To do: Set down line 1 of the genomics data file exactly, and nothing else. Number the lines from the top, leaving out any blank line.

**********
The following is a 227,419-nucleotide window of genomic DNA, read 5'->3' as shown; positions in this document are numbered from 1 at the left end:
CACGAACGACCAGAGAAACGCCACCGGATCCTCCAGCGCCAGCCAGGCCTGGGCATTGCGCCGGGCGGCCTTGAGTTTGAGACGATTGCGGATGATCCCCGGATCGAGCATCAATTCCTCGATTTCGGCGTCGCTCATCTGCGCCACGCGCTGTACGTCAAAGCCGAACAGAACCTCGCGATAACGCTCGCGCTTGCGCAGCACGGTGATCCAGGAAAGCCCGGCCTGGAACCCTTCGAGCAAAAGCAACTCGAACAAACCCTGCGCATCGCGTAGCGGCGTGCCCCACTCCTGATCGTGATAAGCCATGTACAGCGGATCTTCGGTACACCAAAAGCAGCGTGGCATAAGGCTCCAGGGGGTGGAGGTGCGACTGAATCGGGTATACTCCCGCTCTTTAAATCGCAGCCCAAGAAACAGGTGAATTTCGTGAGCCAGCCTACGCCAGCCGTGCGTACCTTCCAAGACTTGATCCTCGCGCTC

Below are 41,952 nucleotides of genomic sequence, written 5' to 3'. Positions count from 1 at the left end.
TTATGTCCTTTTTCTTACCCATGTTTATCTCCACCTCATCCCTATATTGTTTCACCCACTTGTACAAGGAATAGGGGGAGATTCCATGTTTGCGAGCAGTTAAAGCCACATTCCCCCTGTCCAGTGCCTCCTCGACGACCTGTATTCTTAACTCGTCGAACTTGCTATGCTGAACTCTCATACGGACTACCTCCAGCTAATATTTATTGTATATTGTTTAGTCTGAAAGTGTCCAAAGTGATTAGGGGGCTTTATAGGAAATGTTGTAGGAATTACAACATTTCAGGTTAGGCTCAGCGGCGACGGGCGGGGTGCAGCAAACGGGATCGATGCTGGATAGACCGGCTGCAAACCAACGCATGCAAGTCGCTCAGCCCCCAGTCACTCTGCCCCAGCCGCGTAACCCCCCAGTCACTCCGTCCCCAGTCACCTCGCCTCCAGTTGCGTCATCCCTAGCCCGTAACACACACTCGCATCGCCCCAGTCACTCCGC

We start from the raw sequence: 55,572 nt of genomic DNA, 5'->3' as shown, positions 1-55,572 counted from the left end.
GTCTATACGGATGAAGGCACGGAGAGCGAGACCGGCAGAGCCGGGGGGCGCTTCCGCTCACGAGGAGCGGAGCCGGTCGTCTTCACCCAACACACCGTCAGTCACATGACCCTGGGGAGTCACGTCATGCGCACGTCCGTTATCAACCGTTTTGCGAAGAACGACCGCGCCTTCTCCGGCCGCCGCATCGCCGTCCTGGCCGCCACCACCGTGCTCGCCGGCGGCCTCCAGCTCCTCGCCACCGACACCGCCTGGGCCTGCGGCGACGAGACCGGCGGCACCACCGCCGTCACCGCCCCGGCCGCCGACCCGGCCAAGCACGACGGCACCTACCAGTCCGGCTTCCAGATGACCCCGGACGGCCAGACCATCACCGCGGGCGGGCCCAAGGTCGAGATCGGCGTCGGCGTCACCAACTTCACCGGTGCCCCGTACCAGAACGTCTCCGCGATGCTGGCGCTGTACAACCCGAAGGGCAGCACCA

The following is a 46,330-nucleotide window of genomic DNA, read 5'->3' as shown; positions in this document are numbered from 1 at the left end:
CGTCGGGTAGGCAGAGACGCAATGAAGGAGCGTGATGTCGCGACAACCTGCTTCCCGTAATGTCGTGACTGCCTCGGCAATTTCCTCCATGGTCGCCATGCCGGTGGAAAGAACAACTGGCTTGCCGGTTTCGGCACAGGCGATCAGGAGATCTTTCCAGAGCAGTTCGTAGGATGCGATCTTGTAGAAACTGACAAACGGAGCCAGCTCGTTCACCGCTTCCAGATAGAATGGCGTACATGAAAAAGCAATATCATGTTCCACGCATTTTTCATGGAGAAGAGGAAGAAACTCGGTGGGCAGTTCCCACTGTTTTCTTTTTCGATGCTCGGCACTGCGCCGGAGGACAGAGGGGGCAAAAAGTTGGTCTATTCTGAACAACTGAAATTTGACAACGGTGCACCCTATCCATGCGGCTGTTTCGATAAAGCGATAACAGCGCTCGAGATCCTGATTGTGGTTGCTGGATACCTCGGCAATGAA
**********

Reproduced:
The following is a 227,419-nucleotide window of genomic DNA, read 5'->3' as shown; positions in this document are numbered from 1 at the left end: